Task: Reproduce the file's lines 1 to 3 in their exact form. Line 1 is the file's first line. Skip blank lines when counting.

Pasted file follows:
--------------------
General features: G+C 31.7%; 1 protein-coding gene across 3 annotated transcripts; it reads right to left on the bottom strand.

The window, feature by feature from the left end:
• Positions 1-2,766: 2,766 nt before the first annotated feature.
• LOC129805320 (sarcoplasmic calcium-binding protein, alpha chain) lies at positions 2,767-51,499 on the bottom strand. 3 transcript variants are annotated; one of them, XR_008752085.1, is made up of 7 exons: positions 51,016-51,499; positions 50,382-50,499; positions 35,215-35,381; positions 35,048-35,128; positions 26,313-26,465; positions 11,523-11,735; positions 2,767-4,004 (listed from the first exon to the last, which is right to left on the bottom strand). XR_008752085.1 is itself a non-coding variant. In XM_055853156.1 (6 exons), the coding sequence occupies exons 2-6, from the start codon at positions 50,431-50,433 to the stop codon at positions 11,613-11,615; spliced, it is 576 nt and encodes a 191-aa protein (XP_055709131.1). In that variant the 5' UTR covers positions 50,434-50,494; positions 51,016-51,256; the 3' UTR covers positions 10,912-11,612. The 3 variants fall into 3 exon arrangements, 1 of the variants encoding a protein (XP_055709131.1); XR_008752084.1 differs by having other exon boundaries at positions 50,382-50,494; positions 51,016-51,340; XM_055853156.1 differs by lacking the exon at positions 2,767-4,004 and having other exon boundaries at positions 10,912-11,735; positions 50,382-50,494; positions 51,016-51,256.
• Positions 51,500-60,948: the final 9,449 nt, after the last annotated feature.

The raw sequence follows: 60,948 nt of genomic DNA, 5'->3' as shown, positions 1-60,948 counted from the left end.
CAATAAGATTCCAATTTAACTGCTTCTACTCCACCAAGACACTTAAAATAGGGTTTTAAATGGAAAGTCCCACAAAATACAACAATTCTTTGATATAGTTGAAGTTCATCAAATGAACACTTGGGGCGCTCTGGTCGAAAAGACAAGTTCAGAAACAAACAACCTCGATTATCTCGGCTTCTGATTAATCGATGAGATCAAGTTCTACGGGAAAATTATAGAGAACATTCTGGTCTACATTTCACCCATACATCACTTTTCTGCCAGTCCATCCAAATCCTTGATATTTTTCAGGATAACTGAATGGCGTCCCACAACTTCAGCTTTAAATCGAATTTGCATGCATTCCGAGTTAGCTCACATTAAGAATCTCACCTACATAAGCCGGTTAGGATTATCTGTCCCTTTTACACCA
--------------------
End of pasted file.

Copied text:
General features: G+C 31.7%; 1 protein-coding gene across 3 annotated transcripts; it reads right to left on the bottom strand.

The window, feature by feature from the left end:
• Positions 1-2,766: 2,766 nt before the first annotated feature.